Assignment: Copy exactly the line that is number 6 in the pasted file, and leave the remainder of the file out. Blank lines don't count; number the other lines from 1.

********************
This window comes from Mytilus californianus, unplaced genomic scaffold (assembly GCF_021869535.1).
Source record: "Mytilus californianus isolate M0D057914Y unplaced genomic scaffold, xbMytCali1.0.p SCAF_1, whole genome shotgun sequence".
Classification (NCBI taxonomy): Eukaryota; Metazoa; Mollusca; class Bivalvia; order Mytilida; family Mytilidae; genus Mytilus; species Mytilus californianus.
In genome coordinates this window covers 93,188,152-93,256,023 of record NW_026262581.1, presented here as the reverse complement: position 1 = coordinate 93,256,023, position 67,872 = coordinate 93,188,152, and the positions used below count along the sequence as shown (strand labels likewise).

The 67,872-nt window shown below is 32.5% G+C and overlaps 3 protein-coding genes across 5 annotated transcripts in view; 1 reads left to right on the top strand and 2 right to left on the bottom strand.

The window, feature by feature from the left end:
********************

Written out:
The window, feature by feature from the left end: